Last week John Lewis, the only living member of the “Big 6” from the Civil Rights Movement, said that meeting Martin Luther King Jr. when he was 18 changed his life.
Oliver Telusma, a second year student at UF, said meeting Lewis changed his.
“When I look back on my life, I’ll be able to say ‘when I was 19 I met Congressman John Lewis,’” said Telusma, who came to hear Lewis speak to students and community members at the University of Florida on October 16 in celebration of the 50th anniversary of the Voting Rights Act.
Students asked Lewis questions about his role in the Civil Rights Movement, what it was like to work alongside Martin Luther King Jr. and how many times he was arrested – over 40.
Lewis, 75, has represented Georgia’s District 5 in Congress since 1987. He worked with King, James Farmer, A. Philip Randolph, Whitney Young and Roy Wilkins to organize the pivotal March on Washington for Jobs and Freedom in 1963.
Yet a topic that continued to come up was his opinion on the Black Lives Matter movement today.
“You cannot swipe the issue of race under the rug, we have to talk about it,” Lewis said. “Race controls everything we do. It is deeply embedded in our society.”
“Bloody Sunday” was one of the most brutal events during the Selma to Montgomery marches. Alabama state troopers attacked protestors on the Edmund Pettus Bridge when they refused to disperse.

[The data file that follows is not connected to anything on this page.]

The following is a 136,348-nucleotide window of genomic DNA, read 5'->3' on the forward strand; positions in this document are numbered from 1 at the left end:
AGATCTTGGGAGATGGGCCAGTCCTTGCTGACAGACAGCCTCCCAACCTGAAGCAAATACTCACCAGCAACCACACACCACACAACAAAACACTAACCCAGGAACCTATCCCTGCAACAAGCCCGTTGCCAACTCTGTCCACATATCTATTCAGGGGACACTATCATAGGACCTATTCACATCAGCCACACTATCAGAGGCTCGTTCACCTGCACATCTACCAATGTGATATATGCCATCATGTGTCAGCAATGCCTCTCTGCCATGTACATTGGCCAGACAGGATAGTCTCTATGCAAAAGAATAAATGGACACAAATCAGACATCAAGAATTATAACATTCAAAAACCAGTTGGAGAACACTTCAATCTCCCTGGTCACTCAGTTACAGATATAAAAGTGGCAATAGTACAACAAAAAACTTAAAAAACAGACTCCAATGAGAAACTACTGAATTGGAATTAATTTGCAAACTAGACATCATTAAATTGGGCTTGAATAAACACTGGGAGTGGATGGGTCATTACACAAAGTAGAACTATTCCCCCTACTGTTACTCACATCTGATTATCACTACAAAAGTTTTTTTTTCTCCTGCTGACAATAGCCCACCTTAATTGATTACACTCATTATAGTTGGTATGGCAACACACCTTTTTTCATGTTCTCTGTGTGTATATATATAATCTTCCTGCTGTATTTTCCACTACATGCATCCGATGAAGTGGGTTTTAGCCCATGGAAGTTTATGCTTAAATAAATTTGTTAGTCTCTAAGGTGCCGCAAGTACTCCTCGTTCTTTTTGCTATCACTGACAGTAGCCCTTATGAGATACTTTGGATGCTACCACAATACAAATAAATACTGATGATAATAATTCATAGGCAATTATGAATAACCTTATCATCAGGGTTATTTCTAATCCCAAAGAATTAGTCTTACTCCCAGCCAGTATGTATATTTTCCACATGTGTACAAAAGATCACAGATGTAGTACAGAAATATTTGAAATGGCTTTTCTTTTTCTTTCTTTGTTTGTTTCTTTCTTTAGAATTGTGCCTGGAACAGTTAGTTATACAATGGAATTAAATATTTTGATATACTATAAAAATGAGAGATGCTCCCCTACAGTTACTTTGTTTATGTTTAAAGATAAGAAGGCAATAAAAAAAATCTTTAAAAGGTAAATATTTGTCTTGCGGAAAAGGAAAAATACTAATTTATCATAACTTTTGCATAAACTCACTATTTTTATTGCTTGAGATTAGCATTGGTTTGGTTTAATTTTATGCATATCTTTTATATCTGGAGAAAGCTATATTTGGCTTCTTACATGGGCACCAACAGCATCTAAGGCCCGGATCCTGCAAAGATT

Lewis was one of the leaders of this march and despite sustaining a skull fracture, he continued working toward voter equality.
While there is more racial representation today in American politics, Lewis said he feels the fight isn’t over.
“We’re not there yet. Simply because we elect a black president and black members of Congress, we’re not there yet,” he said.
Lewis also gave some insight into how the Black Lives Matter movement has advantages that the Civil Rights Movement did not.
“With social media, you can do so much,” Lewis said. “In my era, we didn’t have that. You can reach a lot of people with it.”
Jacof Terán, a fourth-year student at UF, said he thinks another advantage the Black Lives Matter movement has is unification of marginalized groups.
Terán said he feels that despite the type of oppression differing amongst groups, the oppression comes from the same systems set in place.
“There is strength in numbers,” he said. “Why not have brothers and sisters from other communities fighting the battle alongside you?”
He also said he believes social media is fueling the fight against police brutality, which is a key focus in the movement.
“No longer are people allowing these things to occur with their mouths shut. They are speaking up so that their sons and daughters do not become hashtags,” Terán said.
Telusma also said after listening to Lewis, he felt like he had a greater understanding of what meaningful life entails.
“I would venture to say that people would say that 75 years old is closer to the end of life,” Telusma said. “His energy showed me that 75 is just as much alive as 25 or 35.”
At the end of his discussion, Lewis made it a point to tell those fighting for the Black Lives Matter movement their work isn’t for nothing. The momentum will only go up from here.
“We must pace ourselves,” he said. “We act like firecrackers, ready to pop off. We should be like a pilot light and continue to burn.”